Tuesday, April 30, 2013


Top Ten Zombie Quotes......

The undead is all the rage.

And why not?

Living is overrated. The world is being increasingly populated by us zombie-like creatures pecking into our mobile telephones and stroking our iPads. 



The lot of us...

Besides nothing better than a night in with a good Zombie flick.
Here's my top ten all time quotes from the world of Zombie cinema...

10) Zombieland

"It's amazing how fast the world can go from bad to total shit storm."

9) Evil Dead Part 2

Bobbie Joe: You're holding my hand too tight.
Jake: Baby, I ain't holding your hand

8) Return of the living dead

"I love you… let me eat your br-a-a-a-a-a-a-i-n-s"

7) Dead Alive. 

 "I kick ass for the lord!"

6) Cemetery Man

"At a certain point in your life you realize you know more dead people than living"

5) Return of the living Dead

Trash: Do you ever wonder about all the different ways of dying? You know, violently? And wonder, like, what would be the most horrible way to die?
Spider: I try not too think about dying too much.
Trash: Mm. Well for me, the worst way would be for a bunch of old men to get around me, and start biting and eating me alive.
Spider: I see.
Trash: First, they would tear off my clothes...
Chuck: Hey, somebody get some light over here, Trash is taking off her clothes again.

4) Dawn of the Dead

"When there's no more room in hell the dead will walk the earth."

3) Day of the Dead

"All you've given us lady is a mouth full of Greek salad. Formulas, equations, a lot of fancy terms that don't mean a thing. I wanna know if you're doin' something that's gonna help us out of this deep shit we're in, or if you're all in there just jerkin each other off."

2) Return of the Living Dead - Part 2

"Get that damn screwdriver out of my head!"

1) Ash Army of Darkness (Dedicated to my late mate Ash)

"Yo, She-Bitch, LETS GO!"

Rest in



April 2013

Tuesday, April 23, 2013

Missing in Rangoon. A Review.

MISSING IN RANGOON is not only Christopher G. Moore’s most accessible and finest novel, but a coherent continuation of all the books the Canadian born Bangkok based author Moore has written and published in over a quarter of a century of prolific literary accomplishments.

One can get lost in the language of the early land of Smiles trilogy (A Killing, Bewitching, and Haunting Smile), and reread passages with renewed enjoyment each time. The early Bangkok Land of Smile novels were experimental in their use of POV switches, cutting in of newspaper and magazine articles, seamless dialogue, and dreamlike narrative voice; chapters verging into stream of consciousness voice. The reader could eat the language and recognize the wide, vibrant, colorful cast. Three books of their time and place they indeed were. However, Christopher G. Moore, as a novelist has moved to a more commercial and in my opinion better place.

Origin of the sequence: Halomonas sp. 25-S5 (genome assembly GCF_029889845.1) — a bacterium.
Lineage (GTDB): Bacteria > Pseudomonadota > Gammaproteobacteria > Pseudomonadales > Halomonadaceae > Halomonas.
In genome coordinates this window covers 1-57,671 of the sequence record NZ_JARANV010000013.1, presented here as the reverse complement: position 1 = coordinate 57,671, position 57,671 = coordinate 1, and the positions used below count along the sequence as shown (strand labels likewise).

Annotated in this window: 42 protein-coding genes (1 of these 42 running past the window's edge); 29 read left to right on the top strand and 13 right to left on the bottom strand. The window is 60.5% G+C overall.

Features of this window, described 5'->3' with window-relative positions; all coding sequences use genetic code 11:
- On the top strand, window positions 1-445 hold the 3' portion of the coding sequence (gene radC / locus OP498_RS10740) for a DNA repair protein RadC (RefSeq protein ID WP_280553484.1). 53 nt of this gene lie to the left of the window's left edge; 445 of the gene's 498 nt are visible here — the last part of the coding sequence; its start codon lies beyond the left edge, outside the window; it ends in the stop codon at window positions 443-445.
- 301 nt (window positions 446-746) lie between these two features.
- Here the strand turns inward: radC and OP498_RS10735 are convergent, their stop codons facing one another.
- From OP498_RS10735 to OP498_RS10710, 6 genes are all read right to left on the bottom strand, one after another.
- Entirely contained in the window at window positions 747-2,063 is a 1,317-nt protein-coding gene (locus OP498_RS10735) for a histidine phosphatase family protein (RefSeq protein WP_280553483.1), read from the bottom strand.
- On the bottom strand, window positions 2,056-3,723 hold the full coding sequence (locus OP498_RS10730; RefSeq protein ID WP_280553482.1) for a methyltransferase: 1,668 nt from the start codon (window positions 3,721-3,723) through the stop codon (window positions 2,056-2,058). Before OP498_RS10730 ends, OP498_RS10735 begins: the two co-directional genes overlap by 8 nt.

The publication of Spirit House first in the Vincent Calvino crime series marked a sea change. Moore gets a firm grip on plot, action, and narrows the cast down to a net of familiars and necessary extras. With Vincent Calvino, the writing becomes tighter, more organized. The books become pager-turners. 

Never an author to create fully formed antagonists, and perhaps true to the noir genre, the cities themselves breathe fear and anxiety, mystery and suspense onto the pages.

The big pull with Moore’s work is the descriptions of the exotic places he knows too well. Descriptive passages I feel detailed rather too heavily in some earlier works. I live and walk the same streets as Calvino does.

One way of looking at a brilliant piece of fiction is that if one single paragraph be taken away from the work then the whole story crumbles to dust without making sense. Writing fiction is about taking away what is not required. One must chip chip chip away at a rock to uncover a statue. Missing in Rangoon achieves this.

The balance of dialogue, description, and action is perfect.

The story?

Calvino – half-Jewish-half-Italian private eye and his jazz saxophonist police connection take a trip to the recently opened Burma on a twofold case. One to find the whereabouts of a Bangkok bar-owner’s wayward bass guitar bothering son, and two to intercept the smuggling of over the counter cold pills smuggled across the border from Rangoon into Bangkok for the production of methamphetamine. Calvino encounters an interesting cast of characters including a fine noir vixen, a fortune-telling private dick, the mob, and the usual cast of ways and strays flung to any South East Asian city. I recommend reading Missing in Rangoon, even if you have not read Christopher G. Moore’s novels before and especially if you have.

His best yet.

Christopher G. Moore reading in the Bangkok Night.

Review by James A. Newman

Friday, April 19, 2013

Bangkok Night of Fiction

The classic old school night haunt Checkinn99 was filled to capacity. The readers gave an excellent performance. The audience were receptive and respectful. It was a success.

Thanks to all authors and artists for making my job easy.

I will blog about this after the nervous exhaustion wears off...

In the meantime here's a fine article from literary reviewer Kevin Cummings....


And some photographs from Aroon Vater....

Bangkok Fiction Night of Noir

And some more pictures from the club manager Chris Cotto-Smith


Tuesday, April 2, 2013

Read more about the Red Night...

Review from Amazon...

This is what writing should be about. Great metaphors, brilliant segues from one event to the other, a feeling of living vicariously through the characters inside the world the writer creates.

Perfectly designed character in a PI role, with the right amount of grizzled and jaded views from its protagonist, Joe Dylan. He paints a vivid landscape of his surroundings, while pursuing what it is that comes his way. It's a deep journey and one of the best books I've read in ages.

Buy it.

Read more about the Red Night...